Results are presented in the form of four tables and one figure. There are 1,605 visits classified in discharge with the description “SUICIDE ATTEMPT/IDEATION”. The hospital used standardized character strings to identify the causes of ED diagnosed visits. The visits for suicide attempts represented 0.8% of all visits, with a mean value of 1.1 visits per day and a standard deviation of 1.1. The maximum noted number of visits per day was 9. Table 1 shows the number of visits by gender and age group. The table demonstrates that 65% (n = 1,042) of all patients were male, and 61.3% (n = 985) of cases occurred among patients younger than 40 years of age. The percentages of all visits per day of the week starting from Sunday were 13.4, 13.9, 15.8, 14.4, 15.3, 12.9 and 14.3%, respectively. In July was 10.0% (in June 9.7%) and in February and December was 6.9% of all visits. Table 2 presents some characteristics of ambient conditions in Vancouver. The presented interquartile range (IQR) for daily mean values was used to report the percentage changes in relative risks (%RR = (RR − 1)*100%, where RR is the relative risk).
Table 3 shows the results for two periods: whole (January–December) and cold (October–March). The estimated values of excess risks (%RR) and odds ratios (OR) for each air pollutant are presented with 95% confidence intervals (95% CI). Results are shown for three types of exposure: same day, 1-day and 2-day lagged exposures. The results demonstrate positive and statistically significant associations between ED visits for suicide attempts and exposure to CO, NO2, SO2, PM10 and PM25. The table contains only results with a P-value of not greater than 0.05 (for%RR).
The presented figure shows the results (%RR) for the whole, cold (October–March), and warm (April–September) periods. There are no positive and statistically significant results for warm period (April–September). Figure 1 shows all the results by sex and season.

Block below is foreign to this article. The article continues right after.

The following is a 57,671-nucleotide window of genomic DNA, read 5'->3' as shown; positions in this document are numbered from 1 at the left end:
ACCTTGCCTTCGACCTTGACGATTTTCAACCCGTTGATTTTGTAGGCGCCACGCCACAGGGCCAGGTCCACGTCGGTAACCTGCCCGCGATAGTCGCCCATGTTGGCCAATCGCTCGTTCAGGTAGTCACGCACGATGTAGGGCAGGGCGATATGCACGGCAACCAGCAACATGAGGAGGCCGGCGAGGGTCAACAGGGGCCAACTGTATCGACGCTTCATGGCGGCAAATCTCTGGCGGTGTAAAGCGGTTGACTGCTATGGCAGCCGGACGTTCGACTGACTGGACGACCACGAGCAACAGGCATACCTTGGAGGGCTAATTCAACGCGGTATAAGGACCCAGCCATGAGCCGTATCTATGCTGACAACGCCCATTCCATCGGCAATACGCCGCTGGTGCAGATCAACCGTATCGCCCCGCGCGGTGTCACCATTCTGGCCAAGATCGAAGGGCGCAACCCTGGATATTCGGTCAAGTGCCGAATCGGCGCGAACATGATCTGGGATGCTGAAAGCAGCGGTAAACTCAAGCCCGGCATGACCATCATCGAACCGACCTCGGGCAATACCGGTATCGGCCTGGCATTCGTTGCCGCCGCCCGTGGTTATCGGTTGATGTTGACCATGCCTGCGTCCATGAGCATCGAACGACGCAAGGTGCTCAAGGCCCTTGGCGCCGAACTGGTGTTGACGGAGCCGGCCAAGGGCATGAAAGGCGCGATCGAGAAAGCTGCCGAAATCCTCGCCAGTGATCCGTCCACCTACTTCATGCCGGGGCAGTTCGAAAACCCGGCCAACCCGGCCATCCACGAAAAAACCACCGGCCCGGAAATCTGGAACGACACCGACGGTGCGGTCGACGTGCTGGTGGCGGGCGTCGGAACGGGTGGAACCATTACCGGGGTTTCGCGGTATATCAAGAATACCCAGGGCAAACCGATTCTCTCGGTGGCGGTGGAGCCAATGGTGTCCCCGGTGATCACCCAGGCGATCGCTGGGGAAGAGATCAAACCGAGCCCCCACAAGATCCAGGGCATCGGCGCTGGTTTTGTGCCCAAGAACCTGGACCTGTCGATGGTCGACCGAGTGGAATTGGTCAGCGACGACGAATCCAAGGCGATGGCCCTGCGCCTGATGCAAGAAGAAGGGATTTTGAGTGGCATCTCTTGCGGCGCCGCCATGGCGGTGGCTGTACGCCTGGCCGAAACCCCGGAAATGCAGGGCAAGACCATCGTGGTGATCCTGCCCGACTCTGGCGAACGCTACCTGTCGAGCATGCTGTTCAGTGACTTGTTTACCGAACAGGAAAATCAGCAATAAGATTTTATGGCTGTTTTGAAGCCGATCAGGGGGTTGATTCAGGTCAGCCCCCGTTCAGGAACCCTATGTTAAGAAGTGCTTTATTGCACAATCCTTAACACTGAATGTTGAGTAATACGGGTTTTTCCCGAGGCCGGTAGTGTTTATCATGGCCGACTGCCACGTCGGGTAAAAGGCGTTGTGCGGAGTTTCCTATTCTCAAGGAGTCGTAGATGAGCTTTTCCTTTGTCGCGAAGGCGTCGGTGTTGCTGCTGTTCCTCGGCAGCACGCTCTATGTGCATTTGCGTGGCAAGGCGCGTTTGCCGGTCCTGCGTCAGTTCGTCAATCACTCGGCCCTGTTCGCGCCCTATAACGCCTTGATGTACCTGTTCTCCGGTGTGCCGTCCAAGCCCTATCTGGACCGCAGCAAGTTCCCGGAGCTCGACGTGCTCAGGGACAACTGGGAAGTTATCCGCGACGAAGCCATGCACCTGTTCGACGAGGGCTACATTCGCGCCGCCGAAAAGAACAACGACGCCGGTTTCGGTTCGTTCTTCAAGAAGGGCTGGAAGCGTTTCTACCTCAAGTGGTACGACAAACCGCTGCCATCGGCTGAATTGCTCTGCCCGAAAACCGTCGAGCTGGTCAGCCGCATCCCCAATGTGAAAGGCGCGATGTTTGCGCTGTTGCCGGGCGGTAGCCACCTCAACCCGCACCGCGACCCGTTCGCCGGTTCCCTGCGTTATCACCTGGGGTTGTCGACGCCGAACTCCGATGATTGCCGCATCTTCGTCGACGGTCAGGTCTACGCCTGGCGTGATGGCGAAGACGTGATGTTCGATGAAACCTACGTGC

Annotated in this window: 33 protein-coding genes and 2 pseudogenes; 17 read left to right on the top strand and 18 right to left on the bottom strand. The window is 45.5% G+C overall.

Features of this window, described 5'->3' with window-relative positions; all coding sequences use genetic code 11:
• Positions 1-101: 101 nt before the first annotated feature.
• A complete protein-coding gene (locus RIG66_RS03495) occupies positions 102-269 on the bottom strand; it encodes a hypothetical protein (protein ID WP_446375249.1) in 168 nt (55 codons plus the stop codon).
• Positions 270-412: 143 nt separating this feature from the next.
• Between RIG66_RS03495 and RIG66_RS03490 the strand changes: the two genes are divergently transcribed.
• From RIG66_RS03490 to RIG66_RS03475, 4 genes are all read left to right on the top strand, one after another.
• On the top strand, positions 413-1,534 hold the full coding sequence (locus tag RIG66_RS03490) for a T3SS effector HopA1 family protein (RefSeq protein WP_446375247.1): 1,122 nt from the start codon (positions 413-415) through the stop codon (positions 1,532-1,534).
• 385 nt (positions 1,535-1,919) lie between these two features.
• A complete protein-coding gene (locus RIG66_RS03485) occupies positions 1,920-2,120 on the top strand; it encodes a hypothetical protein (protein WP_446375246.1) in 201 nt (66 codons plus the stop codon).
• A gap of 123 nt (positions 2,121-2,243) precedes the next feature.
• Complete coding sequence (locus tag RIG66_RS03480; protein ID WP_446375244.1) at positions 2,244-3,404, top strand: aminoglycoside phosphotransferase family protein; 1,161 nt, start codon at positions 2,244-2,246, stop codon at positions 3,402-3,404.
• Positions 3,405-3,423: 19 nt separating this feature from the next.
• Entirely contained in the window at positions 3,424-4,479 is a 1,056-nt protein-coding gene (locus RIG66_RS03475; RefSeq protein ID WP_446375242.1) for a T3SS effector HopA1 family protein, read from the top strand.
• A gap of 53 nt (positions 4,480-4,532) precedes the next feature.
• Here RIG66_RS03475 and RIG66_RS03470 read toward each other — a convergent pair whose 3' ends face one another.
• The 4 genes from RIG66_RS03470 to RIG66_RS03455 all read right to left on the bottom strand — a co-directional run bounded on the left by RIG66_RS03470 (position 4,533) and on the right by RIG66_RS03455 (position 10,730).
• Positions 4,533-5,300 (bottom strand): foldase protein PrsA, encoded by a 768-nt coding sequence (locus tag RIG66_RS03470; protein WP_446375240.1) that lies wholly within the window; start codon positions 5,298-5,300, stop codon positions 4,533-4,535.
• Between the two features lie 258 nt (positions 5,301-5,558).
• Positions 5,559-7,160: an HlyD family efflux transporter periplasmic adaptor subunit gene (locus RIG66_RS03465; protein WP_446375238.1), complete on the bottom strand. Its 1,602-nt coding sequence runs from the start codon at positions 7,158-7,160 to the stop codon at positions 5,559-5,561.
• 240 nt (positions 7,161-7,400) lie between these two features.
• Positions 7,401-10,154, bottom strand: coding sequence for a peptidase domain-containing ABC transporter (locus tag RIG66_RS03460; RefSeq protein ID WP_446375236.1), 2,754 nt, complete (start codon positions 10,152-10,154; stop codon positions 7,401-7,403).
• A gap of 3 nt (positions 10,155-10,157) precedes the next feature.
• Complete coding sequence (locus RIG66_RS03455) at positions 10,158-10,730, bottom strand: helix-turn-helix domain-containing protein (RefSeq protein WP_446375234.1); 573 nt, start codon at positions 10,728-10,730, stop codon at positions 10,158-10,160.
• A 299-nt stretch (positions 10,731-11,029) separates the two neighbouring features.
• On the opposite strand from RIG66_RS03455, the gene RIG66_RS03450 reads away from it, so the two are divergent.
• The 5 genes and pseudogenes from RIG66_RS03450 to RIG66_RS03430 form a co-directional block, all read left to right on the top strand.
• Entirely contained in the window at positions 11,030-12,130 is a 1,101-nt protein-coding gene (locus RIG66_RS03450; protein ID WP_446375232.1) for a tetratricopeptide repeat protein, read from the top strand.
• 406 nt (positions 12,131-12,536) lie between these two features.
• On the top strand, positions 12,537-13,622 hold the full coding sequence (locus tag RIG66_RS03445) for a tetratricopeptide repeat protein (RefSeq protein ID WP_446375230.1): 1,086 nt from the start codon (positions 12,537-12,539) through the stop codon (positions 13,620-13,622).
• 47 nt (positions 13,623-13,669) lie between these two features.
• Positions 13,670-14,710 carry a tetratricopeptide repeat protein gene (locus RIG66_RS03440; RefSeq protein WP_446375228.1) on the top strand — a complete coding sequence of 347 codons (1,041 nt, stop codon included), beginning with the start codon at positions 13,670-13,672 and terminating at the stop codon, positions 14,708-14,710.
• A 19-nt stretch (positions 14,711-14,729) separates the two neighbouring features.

In addition, ED visits coded at the hospital as “Mental health” complaints were retrieved and analyzed. Table 4 replicates Table 3 with ED visits for “Mental health” complaints as the health outcome instead of ED diagnosed visits for suicide attempts. The table was constructed for the same pollutants and their corresponding lags. Of ED visits classified in discharge with the description “SUICIDE ATTEMPT/IDEATION”, 86.5% declared mental health complaints upon entrance. This analysis affords an increase in sample size and allows the investigation of similarities in responses to exposures.
This study examined visits for suicide attempts in a single ED in Vancouver and linked them to environmental conditions, especially air quality, in close proximity to the suicide attempt. The main result of this study is the demonstration of an association between exposure to air pollution and the numbers of ED visits for suicide attempts.
It should be noted that the dependency of ED visits on air pollutants as presented in this and other papers is purely a statistical association. As such the results cannot be treated as proof of the thesis that air pollution may trigger suicidal behaviour.5,18 The results also show that the association between ambient air pollution concentrations and ED visits for suicide attempts or ideation appears to be stronger when the weather is colder.
The results for exposure to ozone (see Fig. 1) agree with those presented in work by Biermann et al.8 The statistical methods used (hierarchical and case-crossover) in each case provided consistent results. For some configurations of exposure/sex/period, the case-crossover models were more restrictive and showed only positive associations (see Table 3). Both methods confirm statistically significant positive results for CO, NO2 and PM10 in the cold months. For ED visits for mental conditions (complaints, ie, non-diagnosed), CO and NO2 again show associations. The positive association for sulphur dioxide is interesting as it agrees with previous observations for female ED visits for migraine19 and associations with female visits for depression.20 Vancouver is a relatively warm city compared with other Canadian cities. Those associations were observed for all months and cold months, but not for warm months, may be due to specific environmental influences.